Overnight polls show Labour leads of 3% and 6% are noted by UK Polling Report.
Banks to back small firms with pledge to lend £1.3bn - Independent
The FT(£) backs David Cameron's speech on extremism: "The prime minister wants to make it “impossible” for extremists to succeed. That goal is itself impossible, but its aim is laudable. We should be intolerant not just of extremism but also of apathy towards it. Mr Cameron’s speech is a summons to reflection – and action."
Cameron's enlistment of Blairites
"the Tory disciples of Mr Blair are keen to make common cause with his Labour apostles. Alan Milburn and John Hutton were appointed to head reviews of social mobility and public sector pensions. Julian Le Grand, a former adviser to Mr Blair, has recently been brought back to help to mutualise the public services for Mr Cameron. Lord Freud, appointed by the former Labour Prime Minister to implement welfare reform, is now doing the same job for the Tory one. Baroness Morgan of Huyton, Mr Blair’s former political secretary, is to chair Ofsted, the schools inspectorate." - Rachel Sylvester in The Times (£)
Sun attacks Cameron on ECHR
The Sun Says: "Once again, the Government runs away from confronting Europe on human rights. David Cameron and Nick Clegg had pledged a review of the law amid anger that Europe can over-rule Britain. That's now off the agenda. Tories and Lib Dems can't agree, so rather than tackle this crucial issue they have bottled it. So we will stumble on, with our Government happy to shout about kicking out terror suspects but unwilling to act. If Mr Cameron thinks this fudge will bring him a quiet life, he's mistaken."
- Seven new human rights cases against Britain every day... and Strasbourg court's judgments are already costing the taxpayer £2billion a year - Daily Mail
- ThinkTankCentral: Policy Exchange proposes exit plan from European Court of Human Rights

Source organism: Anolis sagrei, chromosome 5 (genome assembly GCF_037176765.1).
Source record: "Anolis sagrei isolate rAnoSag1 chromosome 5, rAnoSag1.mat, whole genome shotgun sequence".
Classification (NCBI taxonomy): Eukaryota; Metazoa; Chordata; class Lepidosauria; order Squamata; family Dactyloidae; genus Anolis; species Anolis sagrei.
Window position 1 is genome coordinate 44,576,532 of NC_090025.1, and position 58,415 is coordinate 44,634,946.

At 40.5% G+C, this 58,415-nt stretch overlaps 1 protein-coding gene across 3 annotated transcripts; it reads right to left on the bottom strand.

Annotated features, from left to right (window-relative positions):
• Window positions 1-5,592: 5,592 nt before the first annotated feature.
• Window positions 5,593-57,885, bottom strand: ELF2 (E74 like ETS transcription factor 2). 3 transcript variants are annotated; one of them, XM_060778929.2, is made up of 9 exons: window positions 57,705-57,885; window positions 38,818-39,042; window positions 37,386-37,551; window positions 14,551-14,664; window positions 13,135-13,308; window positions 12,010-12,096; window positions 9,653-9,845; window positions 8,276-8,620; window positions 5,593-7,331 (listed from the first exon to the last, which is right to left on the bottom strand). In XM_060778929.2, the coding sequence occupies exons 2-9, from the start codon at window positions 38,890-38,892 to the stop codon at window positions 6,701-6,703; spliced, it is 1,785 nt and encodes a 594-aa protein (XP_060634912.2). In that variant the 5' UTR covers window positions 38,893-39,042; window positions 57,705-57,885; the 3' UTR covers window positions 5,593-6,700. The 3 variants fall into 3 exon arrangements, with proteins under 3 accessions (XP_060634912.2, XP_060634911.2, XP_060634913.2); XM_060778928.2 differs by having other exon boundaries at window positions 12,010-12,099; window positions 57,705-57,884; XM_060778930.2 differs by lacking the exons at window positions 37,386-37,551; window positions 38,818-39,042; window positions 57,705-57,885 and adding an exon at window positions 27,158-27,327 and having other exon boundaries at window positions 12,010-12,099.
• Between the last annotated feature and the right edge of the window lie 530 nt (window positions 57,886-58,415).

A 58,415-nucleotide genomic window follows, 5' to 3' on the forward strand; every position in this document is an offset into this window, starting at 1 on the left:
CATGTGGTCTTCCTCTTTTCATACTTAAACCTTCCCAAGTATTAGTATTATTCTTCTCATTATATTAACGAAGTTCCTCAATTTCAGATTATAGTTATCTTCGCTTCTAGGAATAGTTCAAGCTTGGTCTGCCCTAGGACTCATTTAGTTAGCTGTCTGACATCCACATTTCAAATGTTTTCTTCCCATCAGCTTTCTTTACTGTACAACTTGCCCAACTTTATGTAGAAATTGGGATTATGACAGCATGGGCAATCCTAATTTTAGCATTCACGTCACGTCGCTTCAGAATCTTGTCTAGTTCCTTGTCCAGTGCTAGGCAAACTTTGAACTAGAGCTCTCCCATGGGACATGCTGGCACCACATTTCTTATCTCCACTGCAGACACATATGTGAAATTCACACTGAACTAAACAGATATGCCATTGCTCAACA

Labour's legacy of wasteful spending
"A project to widen two stretches of the UK's busiest motorway could have wasted £1bn of public money, MPs have said. The Highways Agency gave poor cost estimates for the M25 scheme and did not look at possible cheaper alternatives, the public accounts committee found." - BBC
Daily Mail attacks BBC's coverage of the Coalition
"Even by the sorry standards of the BBC – apologist-in-chief for the bloated public sector – the past few days have been vintage. On reducing police numbers, selling off forests, the end of the Big Society, library closures – you name it – critic after critic has been wheeled out to prophesy that the Government’s cuts will mean the death of civilisation as we know it. What the Corporation never points out is that over the past few years, the private sector has already had to go through considerable pain, with employees’ wages frozen or cut and their pensions decimated." - Daily Mail leader
And finally... Does Jeremy Paxman deserve £800,000?
"He has looked anything but content in recent times, but Jeremy Paxman has signed a lucrative four-year deal with the BBC worth £3.2million. The contract, which includes Newsnight and his other TV work such as University Challenge, is an estimated 20 per cent less than his previous deal as bosses rein in the Corporation’s pay bill. Paxman, 60, who is one of the BBC’s top earners, was on £1million a year at the station, but insiders have said this has been reduced to £800,000." - Daily Mail